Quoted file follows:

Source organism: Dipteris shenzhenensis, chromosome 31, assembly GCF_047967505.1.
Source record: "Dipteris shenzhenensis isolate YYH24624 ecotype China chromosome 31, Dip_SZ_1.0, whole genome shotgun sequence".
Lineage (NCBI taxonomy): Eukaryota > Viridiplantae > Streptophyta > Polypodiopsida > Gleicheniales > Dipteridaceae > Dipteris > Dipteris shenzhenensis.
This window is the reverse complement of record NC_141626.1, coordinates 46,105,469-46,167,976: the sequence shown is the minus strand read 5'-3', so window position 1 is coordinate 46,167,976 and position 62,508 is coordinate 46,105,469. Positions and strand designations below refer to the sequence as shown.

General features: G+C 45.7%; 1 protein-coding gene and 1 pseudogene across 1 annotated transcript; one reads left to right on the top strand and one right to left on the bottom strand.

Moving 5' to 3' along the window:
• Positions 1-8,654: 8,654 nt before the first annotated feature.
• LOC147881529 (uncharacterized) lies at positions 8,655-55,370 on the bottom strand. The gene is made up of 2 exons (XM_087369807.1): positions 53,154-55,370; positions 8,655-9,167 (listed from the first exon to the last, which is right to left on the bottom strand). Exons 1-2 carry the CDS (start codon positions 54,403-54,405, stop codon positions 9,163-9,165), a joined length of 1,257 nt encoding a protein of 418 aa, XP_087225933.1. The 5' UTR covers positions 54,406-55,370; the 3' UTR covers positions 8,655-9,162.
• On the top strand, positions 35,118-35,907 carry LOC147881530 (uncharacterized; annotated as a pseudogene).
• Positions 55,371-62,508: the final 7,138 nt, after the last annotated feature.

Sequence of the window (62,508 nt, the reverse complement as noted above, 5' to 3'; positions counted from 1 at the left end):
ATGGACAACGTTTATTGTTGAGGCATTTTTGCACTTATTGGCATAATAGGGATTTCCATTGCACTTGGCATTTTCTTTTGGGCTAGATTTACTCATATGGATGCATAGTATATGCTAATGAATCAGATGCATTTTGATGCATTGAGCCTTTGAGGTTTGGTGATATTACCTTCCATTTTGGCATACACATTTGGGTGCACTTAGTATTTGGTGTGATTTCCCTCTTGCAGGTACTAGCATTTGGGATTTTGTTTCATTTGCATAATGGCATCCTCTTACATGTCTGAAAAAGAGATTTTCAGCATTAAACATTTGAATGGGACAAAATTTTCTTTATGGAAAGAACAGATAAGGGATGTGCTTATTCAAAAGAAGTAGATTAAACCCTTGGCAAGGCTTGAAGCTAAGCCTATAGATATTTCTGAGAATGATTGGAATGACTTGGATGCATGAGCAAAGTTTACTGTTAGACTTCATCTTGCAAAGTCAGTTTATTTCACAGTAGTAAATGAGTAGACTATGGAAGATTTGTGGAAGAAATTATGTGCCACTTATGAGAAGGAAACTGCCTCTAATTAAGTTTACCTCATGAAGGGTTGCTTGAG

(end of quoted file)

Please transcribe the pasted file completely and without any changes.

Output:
Source organism: Dipteris shenzhenensis, chromosome 31, assembly GCF_047967505.1.
Source record: "Dipteris shenzhenensis isolate YYH24624 ecotype China chromosome 31, Dip_SZ_1.0, whole genome shotgun sequence".
Lineage (NCBI taxonomy): Eukaryota > Viridiplantae > Streptophyta > Polypodiopsida > Gleicheniales > Dipteridaceae > Dipteris > Dipteris shenzhenensis.
This window is the reverse complement of record NC_141626.1, coordinates 46,105,469-46,167,976: the sequence shown is the minus strand read 5'-3', so window position 1 is coordinate 46,167,976 and position 62,508 is coordinate 46,105,469. Positions and strand designations below refer to the sequence as shown.

General features: G+C 45.7%; 1 protein-coding gene and 1 pseudogene across 1 annotated transcript; one reads left to right on the top strand and one right to left on the bottom strand.

Moving 5' to 3' along the window:
• Positions 1-8,654: 8,654 nt before the first annotated feature.
• LOC147881529 (uncharacterized) lies at positions 8,655-55,370 on the bottom strand. The gene is made up of 2 exons (XM_087369807.1): positions 53,154-55,370; positions 8,655-9,167 (listed from the first exon to the last, which is right to left on the bottom strand). Exons 1-2 carry the CDS (start codon positions 54,403-54,405, stop codon positions 9,163-9,165), a joined length of 1,257 nt encoding a protein of 418 aa, XP_087225933.1. The 5' UTR covers positions 54,406-55,370; the 3' UTR covers positions 8,655-9,162.
• On the top strand, positions 35,118-35,907 carry LOC147881530 (uncharacterized; annotated as a pseudogene).
• Positions 55,371-62,508: the final 7,138 nt, after the last annotated feature.

Sequence of the window (62,508 nt, the reverse complement as noted above, 5' to 3'; positions counted from 1 at the left end):
ATGGACAACGTTTATTGTTGAGGCATTTTTGCACTTATTGGCATAATAGGGATTTCCATTGCACTTGGCATTTTCTTTTGGGCTAGATTTACTCATATGGATGCATAGTATATGCTAATGAATCAGATGCATTTTGATGCATTGAGCCTTTGAGGTTTGGTGATATTACCTTCCATTTTGGCATACACATTTGGGTGCACTTAGTATTTGGTGTGATTTCCCTCTTGCAGGTACTAGCATTTGGGATTTTGTTTCATTTGCATAATGGCATCCTCTTACATGTCTGAAAAAGAGATTTTCAGCATTAAACATTTGAATGGGACAAAATTTTCTTTATGGAAAGAACAGATAAGGGATGTGCTTATTCAAAAGAAGTAGATTAAACCCTTGGCAAGGCTTGAAGCTAAGCCTATAGATATTTCTGAGAATGATTGGAATGACTTGGATGCATGAGCAAAGTTTACTGTTAGACTTCATCTTGCAAAGTCAGTTTATTTCACAGTAGTAAATGAGTAGACTATGGAAGATTTGTGGAAGAAATTATGTGCCACTTATGAGAAGGAAACTGCCTCTAATTAAGTTTACCTCATGAAGGGTTGCTTGAG